Yeats grew up in County Sligo and London. In 1884, while studying art in Dublin,Yeats met the poet George Russell, and together they founded the Dublin Hermetic Society, dedicated to the study of magic and ritual. Simultaneous with the beginnings of his exploration of the occult,Yeats also embraced the cause of Celtic nationalism. England had banned Gaelic, attempting to absorb Ireland more completely into its empire, but Yeats envisioned an Irish literature with its roots in Irish history, mythology, and folklore. These myths and stories continued to appear in his own work right up to his last poem, “Cuchulain Comforted,” written just two weeks before his death, which ends “They had changed their throats and had the throats of birds.” When Yeats finally married in 1917 at age 52, he and his young wife, Georgianna Hyde-Lees, discovered on their honeymoon her talent for automatic writing. From his wife's communications with the spirit world, and his own occult studies, Yeats developed the elaborate system of symbols used extensively in his work from A Vision (1925) onward.
Harriet Monroe had met Yeats in Chicago in 1912 while he was on an American tour. When she began soliciting work for the first issues of Poetry, she sent Yeats one of the announcements. Ultimately, Ezra Pound, who served both as Yeats's unofficial personal secretary at the time and as the magazine's foreign editor, forwarded five of Yeats's poems—with corrections suggested by Pound himself! These poems were published in the magazine's third issue in December 1912, restored to their original form as Yeats demanded. (In letters, Pound referred to Yeats as “Big Bill” to differentiate him from William Carlos Williams, or “Little Bill.”) Partly as a result of Pound's influence, Yeats's mature style became sparer and more colloquial within the framework of the traditional verse forms he used throughout his career. This change of style is seen in “The Fisherman,” which appeared in Poetry in 1916, with its freckled fisherman in “grey Connemara clothes” casting his line in “a place / Where stone is dark under froth.”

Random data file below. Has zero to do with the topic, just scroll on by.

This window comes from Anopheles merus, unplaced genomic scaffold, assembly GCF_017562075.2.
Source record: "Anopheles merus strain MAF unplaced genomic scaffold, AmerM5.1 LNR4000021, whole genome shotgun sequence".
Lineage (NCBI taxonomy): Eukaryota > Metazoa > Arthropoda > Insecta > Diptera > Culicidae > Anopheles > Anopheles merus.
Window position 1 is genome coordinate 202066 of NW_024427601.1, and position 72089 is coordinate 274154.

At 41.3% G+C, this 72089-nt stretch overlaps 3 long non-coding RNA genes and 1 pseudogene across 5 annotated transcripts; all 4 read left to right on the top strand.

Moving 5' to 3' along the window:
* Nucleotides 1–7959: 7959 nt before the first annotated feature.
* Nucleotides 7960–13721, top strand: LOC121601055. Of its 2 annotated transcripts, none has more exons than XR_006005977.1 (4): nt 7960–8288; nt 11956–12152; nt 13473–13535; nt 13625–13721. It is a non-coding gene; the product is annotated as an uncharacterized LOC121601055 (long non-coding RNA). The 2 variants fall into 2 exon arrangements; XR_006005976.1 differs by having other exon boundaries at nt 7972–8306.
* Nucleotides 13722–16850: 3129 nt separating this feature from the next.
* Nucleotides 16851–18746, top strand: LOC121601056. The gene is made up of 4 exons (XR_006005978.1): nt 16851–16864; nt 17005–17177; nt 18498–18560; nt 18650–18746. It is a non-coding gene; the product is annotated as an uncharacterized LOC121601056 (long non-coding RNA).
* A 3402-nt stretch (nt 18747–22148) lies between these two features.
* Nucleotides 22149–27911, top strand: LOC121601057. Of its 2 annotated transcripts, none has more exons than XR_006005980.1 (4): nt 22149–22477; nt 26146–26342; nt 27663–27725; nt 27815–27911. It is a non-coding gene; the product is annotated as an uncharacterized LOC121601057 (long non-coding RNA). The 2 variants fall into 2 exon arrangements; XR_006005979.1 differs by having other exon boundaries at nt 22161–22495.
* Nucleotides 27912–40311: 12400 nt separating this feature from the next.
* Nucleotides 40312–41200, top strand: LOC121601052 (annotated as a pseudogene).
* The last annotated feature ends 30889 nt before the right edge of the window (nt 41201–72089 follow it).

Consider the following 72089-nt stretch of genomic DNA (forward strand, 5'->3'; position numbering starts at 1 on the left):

In 1913 Yeats received Poetry's first Guarantor's Prize, which occasioned a great deal of controversy and argument between the editor and her foreign correspondent. Monroe wanted to award the prize to Vachel Lindsay, the poet she had discovered and who was often in need of cash. But Pound pressed the case for Yeats by letter, writing to Monroe:
About the [£50] prize. It must be offered to Yeats. If he is so dam'd opulent as not to need it, he will probably return it. As for its not being adventurous to offer it to him, I dont see that it is our job to be adventurous in this case but to be just . . . If you give it to Yeats, you, FIRST make the giving of this particular prize serious, you establish a good tradition. The person who receives it after Yeats is considerably more honoured than if he received it after Lindsay, or after any other man who can not yet be taken seriously as an artist. . .After more back and forth, Monroe informed Pound of the newly established Levinson Prize, to “go to the best American poem”; and Pound responded characteristically: “with this last imbecility I will have nothing to do. . . either this rotten £50 is an honourable award for the best poem, or it is a local high school prize for the encouragement of mediocrity. Either it must be respectfully offered to Mr. Yeats, or the americans must admit that they are afraid of foreign competition.”
Monroe ultimately acquiesced to Pound's urgings and awarded the Guarantor's Prize to Yeats. With £10 Yeats commissioned a commemorative book-plate as an acknowledgement of the award. As to the remaining £40, he wrote to Monroe saying that it should be given to Pound himself: “I suggest him to you because, though I don't really like with my whole soul the metrical experiments he has made for you, I think those experiments show a most vigorous imaginative mind. He is certainly a creative personality of some sort, though it is too soon yet to say what sort. His experiments are perhaps errors, I am not certain; but I would sooner give the laurel to vigorous error than to any orthodoxy not inspired.”
In 1914 both Yeats and Lindsay appeared at a banquet honoring the Irish poet sponsored by Poetry in Chicago. Over the years, Poetry published nearly three dozen of Yeats's poems, including several of his most well-known lyrics, such as “To a Friend Whose Work Has Come to Nothing,” “The Magi,” “The Fisherman,” and “A Prayer for My Daughter.”
In addition to founding the Abbey Theater in 1904, Yeats also served six years as senator for the Irish Free State beginning in 1922. He was awarded the Nobel Prize in Literature in 1923. Yeats died on January 28, 1939, in the south of France, but is buried in Drumcliff, County Sligo. His epitaph, taken from his poem, “Under Ben Bulben,” reads:
Cast a cold eye
On life, on death.
Horseman, pass by!